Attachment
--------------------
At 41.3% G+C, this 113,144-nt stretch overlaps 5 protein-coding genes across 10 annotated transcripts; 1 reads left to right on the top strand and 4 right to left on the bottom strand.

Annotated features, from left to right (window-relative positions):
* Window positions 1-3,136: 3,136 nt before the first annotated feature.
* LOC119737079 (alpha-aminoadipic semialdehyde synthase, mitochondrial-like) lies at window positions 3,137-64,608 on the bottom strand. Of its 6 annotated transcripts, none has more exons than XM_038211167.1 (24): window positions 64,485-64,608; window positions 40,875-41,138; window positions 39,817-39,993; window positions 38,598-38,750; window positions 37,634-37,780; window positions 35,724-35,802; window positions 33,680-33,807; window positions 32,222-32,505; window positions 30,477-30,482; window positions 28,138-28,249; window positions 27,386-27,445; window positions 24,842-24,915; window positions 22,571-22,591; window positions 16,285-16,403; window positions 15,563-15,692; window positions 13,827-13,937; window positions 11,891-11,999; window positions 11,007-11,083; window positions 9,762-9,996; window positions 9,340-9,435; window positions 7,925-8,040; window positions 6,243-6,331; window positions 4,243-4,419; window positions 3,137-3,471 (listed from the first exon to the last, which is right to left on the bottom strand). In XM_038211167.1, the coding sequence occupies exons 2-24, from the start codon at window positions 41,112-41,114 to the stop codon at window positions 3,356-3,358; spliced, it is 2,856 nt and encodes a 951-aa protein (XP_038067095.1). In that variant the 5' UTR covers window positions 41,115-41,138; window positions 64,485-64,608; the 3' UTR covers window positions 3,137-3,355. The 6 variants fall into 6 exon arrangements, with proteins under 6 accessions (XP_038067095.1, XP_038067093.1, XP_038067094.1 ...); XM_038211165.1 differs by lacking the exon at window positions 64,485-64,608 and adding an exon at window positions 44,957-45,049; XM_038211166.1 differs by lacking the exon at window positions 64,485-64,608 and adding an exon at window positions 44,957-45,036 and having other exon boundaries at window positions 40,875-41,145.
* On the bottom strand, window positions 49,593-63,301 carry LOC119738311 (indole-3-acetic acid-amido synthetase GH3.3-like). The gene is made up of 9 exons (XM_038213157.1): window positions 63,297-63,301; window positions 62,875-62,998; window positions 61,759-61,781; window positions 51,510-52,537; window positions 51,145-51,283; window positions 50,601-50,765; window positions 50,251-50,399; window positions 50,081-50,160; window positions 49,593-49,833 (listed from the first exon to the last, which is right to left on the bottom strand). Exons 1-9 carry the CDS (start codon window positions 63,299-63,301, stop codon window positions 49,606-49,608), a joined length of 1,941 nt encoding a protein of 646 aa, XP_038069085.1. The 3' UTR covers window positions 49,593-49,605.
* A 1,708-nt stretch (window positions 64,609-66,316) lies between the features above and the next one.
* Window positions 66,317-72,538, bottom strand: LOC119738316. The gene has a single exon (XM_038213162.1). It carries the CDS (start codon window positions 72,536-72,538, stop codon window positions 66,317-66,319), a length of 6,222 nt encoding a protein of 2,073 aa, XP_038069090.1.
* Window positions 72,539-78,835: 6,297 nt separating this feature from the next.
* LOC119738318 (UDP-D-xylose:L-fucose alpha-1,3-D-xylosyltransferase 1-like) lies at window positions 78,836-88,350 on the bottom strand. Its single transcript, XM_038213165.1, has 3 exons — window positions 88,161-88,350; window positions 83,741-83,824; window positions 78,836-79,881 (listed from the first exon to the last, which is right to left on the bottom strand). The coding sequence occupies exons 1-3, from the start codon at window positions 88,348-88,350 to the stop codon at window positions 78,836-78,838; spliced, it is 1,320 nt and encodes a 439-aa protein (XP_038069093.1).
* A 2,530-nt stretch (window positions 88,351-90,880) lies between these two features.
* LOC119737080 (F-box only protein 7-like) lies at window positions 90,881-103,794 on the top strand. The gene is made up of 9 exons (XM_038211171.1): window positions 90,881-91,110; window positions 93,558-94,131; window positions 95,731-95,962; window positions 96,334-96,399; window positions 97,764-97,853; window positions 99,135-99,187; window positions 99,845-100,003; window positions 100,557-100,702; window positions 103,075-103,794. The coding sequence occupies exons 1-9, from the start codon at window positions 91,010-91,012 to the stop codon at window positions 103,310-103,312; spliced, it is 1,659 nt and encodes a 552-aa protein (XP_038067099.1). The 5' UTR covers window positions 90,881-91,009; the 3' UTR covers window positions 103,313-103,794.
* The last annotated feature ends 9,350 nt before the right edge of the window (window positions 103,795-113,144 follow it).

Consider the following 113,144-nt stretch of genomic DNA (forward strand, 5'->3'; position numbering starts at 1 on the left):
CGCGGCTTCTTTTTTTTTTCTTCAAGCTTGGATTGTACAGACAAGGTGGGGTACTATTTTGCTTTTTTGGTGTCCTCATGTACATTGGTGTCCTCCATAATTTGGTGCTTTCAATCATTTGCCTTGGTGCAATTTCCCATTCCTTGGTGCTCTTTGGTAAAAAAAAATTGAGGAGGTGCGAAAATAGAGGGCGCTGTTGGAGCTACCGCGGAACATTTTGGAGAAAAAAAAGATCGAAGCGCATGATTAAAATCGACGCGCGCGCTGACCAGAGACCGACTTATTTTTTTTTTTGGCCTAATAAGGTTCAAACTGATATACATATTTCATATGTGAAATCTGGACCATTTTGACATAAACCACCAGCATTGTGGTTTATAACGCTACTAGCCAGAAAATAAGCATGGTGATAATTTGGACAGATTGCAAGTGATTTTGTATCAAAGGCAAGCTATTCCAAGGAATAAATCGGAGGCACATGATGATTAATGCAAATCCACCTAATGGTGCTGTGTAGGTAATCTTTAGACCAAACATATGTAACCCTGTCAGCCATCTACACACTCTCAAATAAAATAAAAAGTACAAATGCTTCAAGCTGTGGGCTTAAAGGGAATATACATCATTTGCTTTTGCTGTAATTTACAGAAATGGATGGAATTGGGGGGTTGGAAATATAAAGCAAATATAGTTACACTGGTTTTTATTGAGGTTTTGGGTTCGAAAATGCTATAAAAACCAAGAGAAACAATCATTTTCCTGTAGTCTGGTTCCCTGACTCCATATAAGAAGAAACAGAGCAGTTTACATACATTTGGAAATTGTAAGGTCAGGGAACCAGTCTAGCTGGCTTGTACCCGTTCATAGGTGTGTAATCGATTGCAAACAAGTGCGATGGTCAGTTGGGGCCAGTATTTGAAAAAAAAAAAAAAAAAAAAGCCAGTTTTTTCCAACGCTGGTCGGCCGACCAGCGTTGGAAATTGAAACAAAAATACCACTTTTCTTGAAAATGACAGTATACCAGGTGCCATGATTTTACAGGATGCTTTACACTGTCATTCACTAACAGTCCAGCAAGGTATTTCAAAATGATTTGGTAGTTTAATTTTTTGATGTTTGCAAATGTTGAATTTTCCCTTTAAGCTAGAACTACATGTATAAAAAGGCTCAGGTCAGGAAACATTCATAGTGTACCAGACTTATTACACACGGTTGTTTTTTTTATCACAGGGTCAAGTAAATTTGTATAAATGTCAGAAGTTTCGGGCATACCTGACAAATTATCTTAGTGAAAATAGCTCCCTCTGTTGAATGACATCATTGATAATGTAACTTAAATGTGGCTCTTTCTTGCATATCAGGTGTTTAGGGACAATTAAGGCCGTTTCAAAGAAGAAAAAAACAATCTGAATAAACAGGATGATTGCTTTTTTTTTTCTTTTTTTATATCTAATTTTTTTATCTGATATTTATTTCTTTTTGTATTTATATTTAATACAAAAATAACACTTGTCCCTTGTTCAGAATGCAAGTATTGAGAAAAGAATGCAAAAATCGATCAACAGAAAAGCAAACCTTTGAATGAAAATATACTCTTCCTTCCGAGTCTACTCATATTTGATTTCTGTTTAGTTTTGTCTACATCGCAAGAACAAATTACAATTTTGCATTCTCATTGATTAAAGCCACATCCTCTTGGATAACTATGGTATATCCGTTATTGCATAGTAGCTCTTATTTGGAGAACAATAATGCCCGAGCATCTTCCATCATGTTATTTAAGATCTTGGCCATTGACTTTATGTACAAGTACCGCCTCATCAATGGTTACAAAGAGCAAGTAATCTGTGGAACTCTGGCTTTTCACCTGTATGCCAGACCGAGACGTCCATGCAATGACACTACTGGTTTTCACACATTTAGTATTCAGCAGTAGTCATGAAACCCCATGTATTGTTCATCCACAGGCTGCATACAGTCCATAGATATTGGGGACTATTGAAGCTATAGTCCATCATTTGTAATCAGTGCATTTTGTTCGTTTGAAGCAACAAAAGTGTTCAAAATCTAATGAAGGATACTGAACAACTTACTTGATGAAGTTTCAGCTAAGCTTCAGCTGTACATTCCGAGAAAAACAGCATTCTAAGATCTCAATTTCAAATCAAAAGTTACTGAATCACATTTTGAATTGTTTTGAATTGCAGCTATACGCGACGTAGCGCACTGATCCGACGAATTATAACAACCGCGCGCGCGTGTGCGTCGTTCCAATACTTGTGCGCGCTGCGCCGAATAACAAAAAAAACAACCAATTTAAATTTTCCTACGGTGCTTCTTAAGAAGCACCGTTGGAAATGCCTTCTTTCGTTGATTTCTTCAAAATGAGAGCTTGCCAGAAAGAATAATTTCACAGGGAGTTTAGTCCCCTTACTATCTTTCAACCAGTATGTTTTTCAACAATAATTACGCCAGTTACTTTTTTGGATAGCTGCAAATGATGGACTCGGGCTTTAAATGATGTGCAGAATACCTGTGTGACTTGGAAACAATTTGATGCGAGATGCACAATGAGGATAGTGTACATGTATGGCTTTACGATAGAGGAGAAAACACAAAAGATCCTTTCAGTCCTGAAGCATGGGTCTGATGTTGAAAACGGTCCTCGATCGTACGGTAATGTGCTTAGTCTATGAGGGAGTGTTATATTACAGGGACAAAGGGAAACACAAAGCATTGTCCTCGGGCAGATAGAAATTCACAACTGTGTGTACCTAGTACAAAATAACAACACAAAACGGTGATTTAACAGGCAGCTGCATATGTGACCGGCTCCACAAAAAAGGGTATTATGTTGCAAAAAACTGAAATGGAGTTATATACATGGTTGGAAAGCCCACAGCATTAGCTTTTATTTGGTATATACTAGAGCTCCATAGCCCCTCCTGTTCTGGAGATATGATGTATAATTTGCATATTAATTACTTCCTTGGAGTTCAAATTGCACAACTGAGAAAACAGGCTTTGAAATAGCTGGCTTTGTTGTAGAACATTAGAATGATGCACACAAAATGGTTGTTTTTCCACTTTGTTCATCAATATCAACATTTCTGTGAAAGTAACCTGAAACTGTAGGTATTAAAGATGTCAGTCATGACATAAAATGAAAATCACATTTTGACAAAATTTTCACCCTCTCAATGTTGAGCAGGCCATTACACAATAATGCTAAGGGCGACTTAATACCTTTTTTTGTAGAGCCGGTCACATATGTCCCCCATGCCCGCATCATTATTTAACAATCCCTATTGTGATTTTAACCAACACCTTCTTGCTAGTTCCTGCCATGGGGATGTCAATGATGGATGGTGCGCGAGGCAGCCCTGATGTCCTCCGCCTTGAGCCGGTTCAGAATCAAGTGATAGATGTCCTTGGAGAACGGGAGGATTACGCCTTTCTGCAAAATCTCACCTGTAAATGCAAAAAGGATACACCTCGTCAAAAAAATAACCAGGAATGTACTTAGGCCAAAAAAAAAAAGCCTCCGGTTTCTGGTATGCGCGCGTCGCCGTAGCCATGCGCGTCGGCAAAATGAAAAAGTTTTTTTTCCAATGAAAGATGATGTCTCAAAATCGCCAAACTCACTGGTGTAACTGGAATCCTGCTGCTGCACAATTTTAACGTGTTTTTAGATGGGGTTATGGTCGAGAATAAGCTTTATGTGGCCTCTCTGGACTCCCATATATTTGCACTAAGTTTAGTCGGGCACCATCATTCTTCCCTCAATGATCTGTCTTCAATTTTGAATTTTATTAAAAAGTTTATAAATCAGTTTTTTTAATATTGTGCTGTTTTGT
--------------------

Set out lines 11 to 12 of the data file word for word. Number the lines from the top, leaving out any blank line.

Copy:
* LOC119737080 (F-box only protein 7-like) lies at window positions 90,881-103,794 on the top strand. The gene is made up of 9 exons (XM_038211171.1): window positions 90,881-91,110; window positions 93,558-94,131; window positions 95,731-95,962; window positions 96,334-96,399; window positions 97,764-97,853; window positions 99,135-99,187; window positions 99,845-100,003; window positions 100,557-100,702; window positions 103,075-103,794. The coding sequence occupies exons 1-9, from the start codon at window positions 91,010-91,012 to the stop codon at window positions 103,310-103,312; spliced, it is 1,659 nt and encodes a 552-aa protein (XP_038067099.1). The 5' UTR covers window positions 90,881-91,009; the 3' UTR covers window positions 103,313-103,794.
* The last annotated feature ends 9,350 nt before the right edge of the window (window positions 103,795-113,144 follow it).